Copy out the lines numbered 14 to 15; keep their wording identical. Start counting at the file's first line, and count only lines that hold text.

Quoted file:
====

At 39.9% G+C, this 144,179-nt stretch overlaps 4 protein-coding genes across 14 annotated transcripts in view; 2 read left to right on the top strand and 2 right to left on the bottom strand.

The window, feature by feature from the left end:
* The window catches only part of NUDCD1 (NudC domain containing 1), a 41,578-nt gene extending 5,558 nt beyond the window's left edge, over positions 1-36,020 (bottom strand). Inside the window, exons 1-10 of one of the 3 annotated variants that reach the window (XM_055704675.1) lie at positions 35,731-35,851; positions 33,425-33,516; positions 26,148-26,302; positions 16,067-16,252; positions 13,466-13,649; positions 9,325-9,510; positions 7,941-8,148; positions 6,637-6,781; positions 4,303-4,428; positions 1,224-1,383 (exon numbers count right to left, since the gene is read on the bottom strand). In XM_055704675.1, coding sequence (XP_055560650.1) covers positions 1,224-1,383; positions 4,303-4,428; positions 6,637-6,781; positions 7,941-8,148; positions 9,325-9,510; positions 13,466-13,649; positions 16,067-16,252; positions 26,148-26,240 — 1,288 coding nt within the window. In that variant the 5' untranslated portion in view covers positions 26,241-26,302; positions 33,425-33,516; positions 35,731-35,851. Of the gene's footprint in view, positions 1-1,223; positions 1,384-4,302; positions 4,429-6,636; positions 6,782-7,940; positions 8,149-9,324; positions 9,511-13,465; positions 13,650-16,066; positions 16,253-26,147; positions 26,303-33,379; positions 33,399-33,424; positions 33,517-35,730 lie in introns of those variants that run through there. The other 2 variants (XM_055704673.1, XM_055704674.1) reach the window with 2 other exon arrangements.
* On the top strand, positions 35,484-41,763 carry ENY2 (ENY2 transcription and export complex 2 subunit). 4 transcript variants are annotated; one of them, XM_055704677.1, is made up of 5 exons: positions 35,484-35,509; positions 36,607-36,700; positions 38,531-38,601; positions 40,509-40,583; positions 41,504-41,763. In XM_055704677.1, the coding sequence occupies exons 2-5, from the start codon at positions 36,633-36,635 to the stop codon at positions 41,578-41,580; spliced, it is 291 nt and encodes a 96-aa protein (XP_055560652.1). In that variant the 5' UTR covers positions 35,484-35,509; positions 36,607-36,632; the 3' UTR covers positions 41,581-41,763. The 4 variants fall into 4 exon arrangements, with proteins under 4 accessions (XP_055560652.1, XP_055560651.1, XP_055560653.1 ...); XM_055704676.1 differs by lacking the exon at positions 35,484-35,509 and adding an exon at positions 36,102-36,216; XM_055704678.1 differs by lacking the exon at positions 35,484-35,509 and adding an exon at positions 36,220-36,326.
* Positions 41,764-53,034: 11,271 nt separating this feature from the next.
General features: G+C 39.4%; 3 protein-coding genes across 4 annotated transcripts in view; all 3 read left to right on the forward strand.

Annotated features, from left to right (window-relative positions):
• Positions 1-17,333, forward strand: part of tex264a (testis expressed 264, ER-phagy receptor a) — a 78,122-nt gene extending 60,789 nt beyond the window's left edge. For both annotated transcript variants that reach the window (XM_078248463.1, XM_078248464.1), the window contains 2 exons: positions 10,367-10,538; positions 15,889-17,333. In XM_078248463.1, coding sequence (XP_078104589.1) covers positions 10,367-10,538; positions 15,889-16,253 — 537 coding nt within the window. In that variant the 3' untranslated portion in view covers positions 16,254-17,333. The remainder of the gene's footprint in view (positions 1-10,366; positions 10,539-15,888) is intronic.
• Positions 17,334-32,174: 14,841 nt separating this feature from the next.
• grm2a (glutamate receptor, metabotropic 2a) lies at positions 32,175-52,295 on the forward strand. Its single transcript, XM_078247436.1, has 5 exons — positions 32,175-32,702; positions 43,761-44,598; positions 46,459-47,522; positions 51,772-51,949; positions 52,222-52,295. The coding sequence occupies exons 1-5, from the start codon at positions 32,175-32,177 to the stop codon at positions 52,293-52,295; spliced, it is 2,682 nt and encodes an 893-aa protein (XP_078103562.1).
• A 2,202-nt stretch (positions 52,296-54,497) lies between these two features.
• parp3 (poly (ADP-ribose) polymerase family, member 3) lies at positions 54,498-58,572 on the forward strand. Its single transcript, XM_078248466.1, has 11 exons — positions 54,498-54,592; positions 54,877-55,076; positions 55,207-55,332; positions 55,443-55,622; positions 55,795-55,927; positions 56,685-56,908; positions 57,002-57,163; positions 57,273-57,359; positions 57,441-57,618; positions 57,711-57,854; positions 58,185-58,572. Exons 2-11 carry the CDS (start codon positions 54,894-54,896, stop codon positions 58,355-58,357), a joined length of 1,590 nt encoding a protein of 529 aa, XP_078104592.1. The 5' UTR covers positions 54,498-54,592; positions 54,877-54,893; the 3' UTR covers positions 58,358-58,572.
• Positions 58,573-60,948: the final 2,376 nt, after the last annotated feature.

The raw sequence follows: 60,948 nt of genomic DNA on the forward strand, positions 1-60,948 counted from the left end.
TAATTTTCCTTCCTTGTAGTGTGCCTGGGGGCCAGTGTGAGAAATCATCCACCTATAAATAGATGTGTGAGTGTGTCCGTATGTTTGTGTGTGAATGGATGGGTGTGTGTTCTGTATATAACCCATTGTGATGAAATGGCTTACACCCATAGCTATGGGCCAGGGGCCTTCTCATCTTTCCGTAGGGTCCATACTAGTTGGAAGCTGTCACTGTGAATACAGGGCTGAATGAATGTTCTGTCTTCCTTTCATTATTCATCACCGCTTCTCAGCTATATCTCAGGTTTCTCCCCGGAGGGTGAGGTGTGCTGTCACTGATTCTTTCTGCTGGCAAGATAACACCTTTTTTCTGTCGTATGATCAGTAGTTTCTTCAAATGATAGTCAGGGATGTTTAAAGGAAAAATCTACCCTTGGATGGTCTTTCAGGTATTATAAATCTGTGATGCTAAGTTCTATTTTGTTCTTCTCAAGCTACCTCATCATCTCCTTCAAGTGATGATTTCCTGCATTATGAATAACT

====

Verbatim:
The raw sequence follows: 60,948 nt of genomic DNA on the forward strand, positions 1-60,948 counted from the left end.
TAATTTTCCTTCCTTGTAGTGTGCCTGGGGGCCAGTGTGAGAAATCATCCACCTATAAATAGATGTGTGAGTGTGTCCGTATGTTTGTGTGTGAATGGATGGGTGTGTGTTCTGTATATAACCCATTGTGATGAAATGGCTTACACCCATAGCTATGGGCCAGGGGCCTTCTCATCTTTCCGTAGGGTCCATACTAGTTGGAAGCTGTCACTGTGAATACAGGGCTGAATGAATGTTCTGTCTTCCTTTCATTATTCATCACCGCTTCTCAGCTATATCTCAGGTTTCTCCCCGGAGGGTGAGGTGTGCTGTCACTGATTCTTTCTGCTGGCAAGATAACACCTTTTTTCTGTCGTATGATCAGTAGTTTCTTCAAATGATAGTCAGGGATGTTTAAAGGAAAAATCTACCCTTGGATGGTCTTTCAGGTATTATAAATCTGTGATGCTAAGTTCTATTTTGTTCTTCTCAAGCTACCTCATCATCTCCTTCAAGTGATGATTTCCTGCATTATGAATAACT